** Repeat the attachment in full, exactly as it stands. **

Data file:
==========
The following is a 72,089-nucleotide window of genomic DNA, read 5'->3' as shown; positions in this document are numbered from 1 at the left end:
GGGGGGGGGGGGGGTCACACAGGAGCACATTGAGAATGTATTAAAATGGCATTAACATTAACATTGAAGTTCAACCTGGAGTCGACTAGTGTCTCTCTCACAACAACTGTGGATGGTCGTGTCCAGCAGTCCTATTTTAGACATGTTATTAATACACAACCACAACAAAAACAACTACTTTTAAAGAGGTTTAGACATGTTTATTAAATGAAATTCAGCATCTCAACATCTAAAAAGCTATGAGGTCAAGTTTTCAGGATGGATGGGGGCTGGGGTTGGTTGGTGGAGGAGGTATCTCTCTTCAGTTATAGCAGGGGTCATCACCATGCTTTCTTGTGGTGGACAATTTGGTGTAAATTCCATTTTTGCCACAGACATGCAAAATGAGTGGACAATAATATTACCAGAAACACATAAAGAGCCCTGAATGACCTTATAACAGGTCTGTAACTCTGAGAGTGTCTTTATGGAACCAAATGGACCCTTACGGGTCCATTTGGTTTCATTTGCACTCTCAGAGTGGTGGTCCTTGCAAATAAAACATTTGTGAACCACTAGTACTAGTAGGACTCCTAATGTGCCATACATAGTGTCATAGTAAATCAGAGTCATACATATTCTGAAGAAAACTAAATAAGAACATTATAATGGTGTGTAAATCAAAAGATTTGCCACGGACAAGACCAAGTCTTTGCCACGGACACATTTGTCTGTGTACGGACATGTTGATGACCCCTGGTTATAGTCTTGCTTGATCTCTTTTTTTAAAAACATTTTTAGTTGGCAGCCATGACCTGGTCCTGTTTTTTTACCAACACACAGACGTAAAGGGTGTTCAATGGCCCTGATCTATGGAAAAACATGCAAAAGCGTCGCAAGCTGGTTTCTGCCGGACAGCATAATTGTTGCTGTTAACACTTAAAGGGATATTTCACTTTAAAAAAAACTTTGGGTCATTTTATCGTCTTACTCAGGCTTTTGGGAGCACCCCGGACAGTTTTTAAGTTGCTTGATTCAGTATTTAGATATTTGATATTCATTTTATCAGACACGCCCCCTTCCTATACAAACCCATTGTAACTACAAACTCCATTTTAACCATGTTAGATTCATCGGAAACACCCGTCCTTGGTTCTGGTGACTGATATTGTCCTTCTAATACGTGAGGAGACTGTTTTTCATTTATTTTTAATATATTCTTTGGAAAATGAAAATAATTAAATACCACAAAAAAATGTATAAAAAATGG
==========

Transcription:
The following is a 72,089-nucleotide window of genomic DNA, read 5'->3' as shown; positions in this document are numbered from 1 at the left end:
GGGGGGGGGGGGGGTCACACAGGAGCACATTGAGAATGTATTAAAATGGCATTAACATTAACATTGAAGTTCAACCTGGAGTCGACTAGTGTCTCTCTCACAACAACTGTGGATGGTCGTGTCCAGCAGTCCTATTTTAGACATGTTATTAATACACAACCACAACAAAAACAACTACTTTTAAAGAGGTTTAGACATGTTTATTAAATGAAATTCAGCATCTCAACATCTAAAAAGCTATGAGGTCAAGTTTTCAGGATGGATGGGGGCTGGGGTTGGTTGGTGGAGGAGGTATCTCTCTTCAGTTATAGCAGGGGTCATCACCATGCTTTCTTGTGGTGGACAATTTGGTGTAAATTCCATTTTTGCCACAGACATGCAAAATGAGTGGACAATAATATTACCAGAAACACATAAAGAGCCCTGAATGACCTTATAACAGGTCTGTAACTCTGAGAGTGTCTTTATGGAACCAAATGGACCCTTACGGGTCCATTTGGTTTCATTTGCACTCTCAGAGTGGTGGTCCTTGCAAATAAAACATTTGTGAACCACTAGTACTAGTAGGACTCCTAATGTGCCATACATAGTGTCATAGTAAATCAGAGTCATACATATTCTGAAGAAAACTAAATAAGAACATTATAATGGTGTGTAAATCAAAAGATTTGCCACGGACAAGACCAAGTCTTTGCCACGGACACATTTGTCTGTGTACGGACATGTTGATGACCCCTGGTTATAGTCTTGCTTGATCTCTTTTTTTAAAAACATTTTTAGTTGGCAGCCATGACCTGGTCCTGTTTTTTTACCAACACACAGACGTAAAGGGTGTTCAATGGCCCTGATCTATGGAAAAACATGCAAAAGCGTCGCAAGCTGGTTTCTGCCGGACAGCATAATTGTTGCTGTTAACACTTAAAGGGATATTTCACTTTAAAAAAAACTTTGGGTCATTTTATCGTCTTACTCAGGCTTTTGGGAGCACCCCGGACAGTTTTTAAGTTGCTTGATTCAGTATTTAGATATTTGATATTCATTTTATCAGACACGCCCCCTTCCTATACAAACCCATTGTAACTACAAACTCCATTTTAACCATGTTAGATTCATCGGAAACACCCGTCCTTGGTTCTGGTGACTGATATTGTCCTTCTAATACGTGAGGAGACTGTTTTTCATTTATTTTTAATATATTCTTTGGAAAATGAAAATAATTAAATACCACAAAAAAATGTATAAAAAATGG